New York Times, October 3, 2000

Photo by Chris Lee October 3, 2000, Tuesday

Passionate Playing of a Briton

Thomas Bowes and Eleanor Alberga, a violin-piano duo from Britain, gave a recital at Weill Hall on Sunday evening built around three strong works from the decade between 1915 and 1924: Szymanowski's ''Three Myths,'' Bartok's Second Sonata and Ravel's ''Tzigane.'' The last two of these were written for Jelly d'Aranyi, a violinist remarkable, according to the program note, forher ''passionate and fiery playing.'' Mr. Bowes was passionate and fiery on his own terms, which were thoroughly musical.

He has an excellent range of color, from bleached tones to a full earthiness, and he throws off double stops and harmonics with aplomb. So, though, do all virtuosos. Things that more distinguish Mr. Bowes are his rhythmic suppleness and his command of subtle microtonal tuning as a way of pointing accents or otherwise inflecting the line.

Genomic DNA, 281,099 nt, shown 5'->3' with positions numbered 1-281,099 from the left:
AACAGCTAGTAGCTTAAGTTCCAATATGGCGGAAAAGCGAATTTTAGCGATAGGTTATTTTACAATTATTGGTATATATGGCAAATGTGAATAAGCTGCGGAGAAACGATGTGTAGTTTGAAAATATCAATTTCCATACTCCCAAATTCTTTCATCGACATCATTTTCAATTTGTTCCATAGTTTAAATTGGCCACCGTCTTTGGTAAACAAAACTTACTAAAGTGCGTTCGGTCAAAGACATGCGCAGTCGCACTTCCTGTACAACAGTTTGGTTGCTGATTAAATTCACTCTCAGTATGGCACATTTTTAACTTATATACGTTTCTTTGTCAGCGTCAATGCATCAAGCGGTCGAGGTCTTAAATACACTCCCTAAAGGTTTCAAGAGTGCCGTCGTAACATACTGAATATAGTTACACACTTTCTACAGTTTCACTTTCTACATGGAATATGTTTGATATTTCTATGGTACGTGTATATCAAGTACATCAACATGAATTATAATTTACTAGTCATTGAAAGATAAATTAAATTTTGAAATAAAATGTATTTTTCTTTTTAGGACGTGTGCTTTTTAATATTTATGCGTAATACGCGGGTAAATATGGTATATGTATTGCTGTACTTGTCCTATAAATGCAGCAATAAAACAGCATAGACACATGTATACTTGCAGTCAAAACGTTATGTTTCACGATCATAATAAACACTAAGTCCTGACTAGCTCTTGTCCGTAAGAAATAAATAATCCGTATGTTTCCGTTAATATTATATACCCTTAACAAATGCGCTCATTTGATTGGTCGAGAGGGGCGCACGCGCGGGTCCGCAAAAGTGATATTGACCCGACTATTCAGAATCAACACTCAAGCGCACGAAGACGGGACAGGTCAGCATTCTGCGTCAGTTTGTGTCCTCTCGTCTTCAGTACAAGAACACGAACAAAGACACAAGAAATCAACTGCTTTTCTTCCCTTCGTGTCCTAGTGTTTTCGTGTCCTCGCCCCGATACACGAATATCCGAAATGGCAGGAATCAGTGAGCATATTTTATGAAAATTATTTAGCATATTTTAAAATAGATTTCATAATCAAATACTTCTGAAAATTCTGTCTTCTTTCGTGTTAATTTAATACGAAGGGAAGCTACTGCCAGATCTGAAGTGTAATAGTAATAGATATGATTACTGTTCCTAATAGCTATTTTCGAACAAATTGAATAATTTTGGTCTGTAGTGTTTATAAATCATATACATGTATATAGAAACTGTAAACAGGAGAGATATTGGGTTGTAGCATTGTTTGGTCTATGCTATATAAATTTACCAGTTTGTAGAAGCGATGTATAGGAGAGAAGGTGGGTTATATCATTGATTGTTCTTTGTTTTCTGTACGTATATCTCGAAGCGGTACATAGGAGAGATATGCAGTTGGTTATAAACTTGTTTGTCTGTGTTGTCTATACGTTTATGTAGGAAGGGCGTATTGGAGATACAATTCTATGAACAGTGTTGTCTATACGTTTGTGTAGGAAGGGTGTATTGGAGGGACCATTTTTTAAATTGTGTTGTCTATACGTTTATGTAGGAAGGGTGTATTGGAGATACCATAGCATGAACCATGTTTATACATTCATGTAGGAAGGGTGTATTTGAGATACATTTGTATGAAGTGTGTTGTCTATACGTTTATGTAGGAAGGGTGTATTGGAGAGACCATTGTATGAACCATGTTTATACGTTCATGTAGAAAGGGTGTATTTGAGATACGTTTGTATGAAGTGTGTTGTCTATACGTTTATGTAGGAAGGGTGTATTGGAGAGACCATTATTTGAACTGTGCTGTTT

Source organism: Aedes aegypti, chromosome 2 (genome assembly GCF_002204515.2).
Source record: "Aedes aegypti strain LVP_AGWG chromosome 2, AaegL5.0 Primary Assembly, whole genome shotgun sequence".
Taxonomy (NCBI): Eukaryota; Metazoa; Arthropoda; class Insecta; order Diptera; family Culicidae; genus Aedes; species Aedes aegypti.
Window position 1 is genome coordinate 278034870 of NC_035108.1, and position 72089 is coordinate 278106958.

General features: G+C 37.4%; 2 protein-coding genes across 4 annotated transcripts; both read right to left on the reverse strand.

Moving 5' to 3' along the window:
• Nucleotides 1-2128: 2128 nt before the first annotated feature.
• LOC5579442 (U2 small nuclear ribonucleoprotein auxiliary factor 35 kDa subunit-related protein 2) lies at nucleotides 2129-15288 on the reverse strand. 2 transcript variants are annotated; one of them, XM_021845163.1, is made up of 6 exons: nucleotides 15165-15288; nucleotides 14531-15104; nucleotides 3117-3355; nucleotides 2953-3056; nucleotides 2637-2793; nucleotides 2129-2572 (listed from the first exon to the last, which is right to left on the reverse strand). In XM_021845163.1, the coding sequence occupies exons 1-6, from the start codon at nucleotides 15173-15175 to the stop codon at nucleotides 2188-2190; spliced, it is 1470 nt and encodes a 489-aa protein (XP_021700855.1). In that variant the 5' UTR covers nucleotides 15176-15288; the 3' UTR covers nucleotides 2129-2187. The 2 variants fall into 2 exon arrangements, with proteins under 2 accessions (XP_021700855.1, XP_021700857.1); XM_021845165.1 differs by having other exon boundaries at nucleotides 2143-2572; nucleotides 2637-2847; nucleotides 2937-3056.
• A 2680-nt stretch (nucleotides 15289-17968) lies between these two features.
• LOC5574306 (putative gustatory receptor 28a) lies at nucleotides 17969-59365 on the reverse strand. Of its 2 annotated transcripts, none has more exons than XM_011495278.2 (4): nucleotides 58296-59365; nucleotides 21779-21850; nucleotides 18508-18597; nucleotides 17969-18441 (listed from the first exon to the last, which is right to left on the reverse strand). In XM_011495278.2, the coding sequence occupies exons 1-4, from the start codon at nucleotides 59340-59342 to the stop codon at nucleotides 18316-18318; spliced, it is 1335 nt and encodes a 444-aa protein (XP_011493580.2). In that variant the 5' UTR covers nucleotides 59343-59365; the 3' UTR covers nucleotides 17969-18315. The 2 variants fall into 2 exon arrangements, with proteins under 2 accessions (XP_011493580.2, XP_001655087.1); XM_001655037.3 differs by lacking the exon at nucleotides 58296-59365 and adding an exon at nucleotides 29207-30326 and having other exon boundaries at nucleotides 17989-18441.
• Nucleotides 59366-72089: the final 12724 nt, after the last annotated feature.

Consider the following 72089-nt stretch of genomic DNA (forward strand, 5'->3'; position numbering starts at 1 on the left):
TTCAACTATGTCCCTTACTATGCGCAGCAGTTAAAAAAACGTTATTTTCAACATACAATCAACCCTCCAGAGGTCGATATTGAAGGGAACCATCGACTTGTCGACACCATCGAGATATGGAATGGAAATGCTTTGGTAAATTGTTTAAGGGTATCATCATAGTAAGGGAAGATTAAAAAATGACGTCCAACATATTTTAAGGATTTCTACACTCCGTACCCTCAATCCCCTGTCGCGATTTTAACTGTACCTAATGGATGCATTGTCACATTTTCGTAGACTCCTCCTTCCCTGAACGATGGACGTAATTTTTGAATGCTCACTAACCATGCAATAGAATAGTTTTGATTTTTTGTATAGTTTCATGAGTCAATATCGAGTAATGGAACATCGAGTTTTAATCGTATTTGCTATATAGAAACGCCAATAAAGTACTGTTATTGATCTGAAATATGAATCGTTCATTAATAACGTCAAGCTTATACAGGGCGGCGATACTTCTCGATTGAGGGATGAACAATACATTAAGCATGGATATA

This technique was particularly profitable for him in the first movement of the Bartok sonata, which he took back a little toward its origins in peasant fiddle playing. In the fast second movement he dazzled with his speed and lightness, especially in muted sequences that made his bow sound like a brushing feather.

Bartok's music also brought out his sense of rhythm, his way of bending back from the regular beat, with all the pent-up energy of a sapling bending in the wind.


Copyright2001 The New York Times Company